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  • The Secret of Getting Maximum Mac OS Performance: Go Intel!

    March 18th, 2006

    What if Apple had switched to Intel processors at the very beginning of the Mac OS X era? This may seem a perfectly absurd question, but stay with me now. From a practical standpoint, it may have had disastrous results for developers. Imagine the pain they underwent moving their products from Classic to Mac OS X, and imagine having to recode for a new processor at the very same time. You can see where many might have just deserted the platform altogether, but consider what might have resulted had they simply endured the extra pain of a double migration.

    Let’s look at the reality of Mac OS X. From the beginning, it looked great, and, while things may have moved swiftly under the hood, it felt slow. Sure, Apple has made it run faster over time, and having a G5 certainly didn’t hurt. But I can tell you that I can easily bring the Tiger Finder to its knees on a double processor G5 simply by initiating a few separate copying operations and then attempting to display the contents of a folder.

    I rather suspect that one of the big requests on anyone’s Mac OS 10.5 wish list is a speedier Finder, one that’ll deliver a level of performance that’ll still the complaints once and for all.

    On the other hand, the people who are buying MacIntels are finding something that, unless they read the reviews, they didn’t expect, and that’s a noticeable leap in Mac OS X’s performance level. Now I observed this phenomenon when I first worked on one of the new models for a short time at the Macworld Expo, over at Apple’s booth. I had read some of those unconfirmed reports on certain rumor-oriented sites that the Intel version of Mac OS X seemed to come into its own, that it seemed much snappier even on the test computers Apple leased to developers.

    Now I had the official confirmation. But it wasn’t just the interface. Safari and other Universal applications seemed to launch almost instantaneously. To think that Apple successfully kept this secret to themselves over the five years that they had developed a version of Mac OS X for Intel.

    But it wasn’t just my subjective evaluation here, and it doesn’t seem to require the fastest MacIntel maxed out with memory. Macworld’s Rob Griffiths has written a lengthy report about his first week working on a Mac mini with Core Duo processor and basic 512MB of RAM. Move right past the initial setup experience, and scroll down to his perceptions of the Finder: “Yes, the Finder is an application, and it’s also Universal. This is one of the most impressive areas of the new mini’s performance. It’s sad to say, but this version of the Finder runs rings around the version on my Dual G5.”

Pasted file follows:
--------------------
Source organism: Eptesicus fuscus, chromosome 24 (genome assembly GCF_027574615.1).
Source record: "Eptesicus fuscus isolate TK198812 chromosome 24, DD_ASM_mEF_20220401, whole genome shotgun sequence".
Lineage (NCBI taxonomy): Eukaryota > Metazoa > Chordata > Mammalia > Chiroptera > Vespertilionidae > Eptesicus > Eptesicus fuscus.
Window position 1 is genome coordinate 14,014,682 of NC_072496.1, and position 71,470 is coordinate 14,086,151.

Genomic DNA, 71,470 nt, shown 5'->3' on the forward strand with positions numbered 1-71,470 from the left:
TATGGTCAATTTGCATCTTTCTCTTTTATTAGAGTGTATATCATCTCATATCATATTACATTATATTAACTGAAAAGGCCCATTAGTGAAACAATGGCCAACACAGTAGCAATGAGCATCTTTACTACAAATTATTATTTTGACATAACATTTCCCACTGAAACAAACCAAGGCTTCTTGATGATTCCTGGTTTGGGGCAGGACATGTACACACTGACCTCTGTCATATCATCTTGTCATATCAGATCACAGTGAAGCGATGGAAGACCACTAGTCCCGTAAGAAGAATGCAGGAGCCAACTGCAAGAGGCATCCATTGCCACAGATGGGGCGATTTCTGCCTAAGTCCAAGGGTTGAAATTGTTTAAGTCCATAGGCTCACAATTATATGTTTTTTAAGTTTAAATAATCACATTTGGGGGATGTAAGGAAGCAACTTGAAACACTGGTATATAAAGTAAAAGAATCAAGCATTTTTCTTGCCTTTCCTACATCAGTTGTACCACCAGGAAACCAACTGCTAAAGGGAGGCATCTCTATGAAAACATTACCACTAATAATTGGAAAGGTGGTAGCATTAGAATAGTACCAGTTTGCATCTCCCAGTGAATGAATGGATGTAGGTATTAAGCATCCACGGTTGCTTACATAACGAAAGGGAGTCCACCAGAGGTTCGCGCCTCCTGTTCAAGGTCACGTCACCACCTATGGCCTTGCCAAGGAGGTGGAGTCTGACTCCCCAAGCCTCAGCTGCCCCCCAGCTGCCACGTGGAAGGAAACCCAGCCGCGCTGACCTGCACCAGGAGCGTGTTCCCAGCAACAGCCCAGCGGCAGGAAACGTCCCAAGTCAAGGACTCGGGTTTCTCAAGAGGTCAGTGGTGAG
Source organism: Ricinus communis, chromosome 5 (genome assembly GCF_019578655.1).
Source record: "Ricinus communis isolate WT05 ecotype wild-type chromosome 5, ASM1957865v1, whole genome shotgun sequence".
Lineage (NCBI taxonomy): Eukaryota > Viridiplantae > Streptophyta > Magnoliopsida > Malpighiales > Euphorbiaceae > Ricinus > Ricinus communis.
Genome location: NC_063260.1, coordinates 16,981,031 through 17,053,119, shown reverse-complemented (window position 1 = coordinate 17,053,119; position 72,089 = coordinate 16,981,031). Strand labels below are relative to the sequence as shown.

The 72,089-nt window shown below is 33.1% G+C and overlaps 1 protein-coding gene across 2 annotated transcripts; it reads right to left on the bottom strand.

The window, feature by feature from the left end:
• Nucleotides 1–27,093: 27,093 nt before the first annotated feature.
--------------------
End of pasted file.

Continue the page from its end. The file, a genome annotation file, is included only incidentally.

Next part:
The perception of snappier performance isn’t limited to the Finder, nor the rest of Apple’s Universal application lineup. Griffiths writes, “Although Safari is a Universal application (and runs quite well), so is Camino, which has been my browser of choice lately. It loads amazingly quickly, and once running, page loading times are quick enough to be immeasurable. Moving between tabs, or browsing back and forth in history, are both near-instantaneous tasks, with minimal delay. Camino is quite fast on the G5 as well, but there’s a ‘snap’ to it in Universal format that seems to be missing on the G5. Of course, things happen so quickly that it’s nearly impossible to quantify this feeling, but using the two back-to-back, it’s definitely real.”

    Do you recall how Windows users would rag on Mac users about how their browsing experience was superior? Sure, you could sit there with a stop watch and show that differences were, at best, a second here, a second there, and maybe even less. But you had to admit they had a point here, that things just seemed to jump into view more rapidly, even if the PC box was strictly low-end. How could that be?

    Yes, Apple spent years showing why the PowerPC was better at number crunching than a Pentium, and they did so well that many of you are probably’s still skeptical of the move to Intel. How could the slower processor suddenly become faster? But let’s just assume Apple’s benchmarks, within their stated parameters, were right on. Let’s also assume, for the sake of argument, that today’s Intel processors have matched or exceeded the PowerPC. A snappier interface, however, is often more perceived than measured, and there’s a subjective element to it.

    In the end, I have to agree with Griffiths, even though may experience with a MacIntel is far less than his. Maybe Mac OS X was really meant to run on Intel all along.



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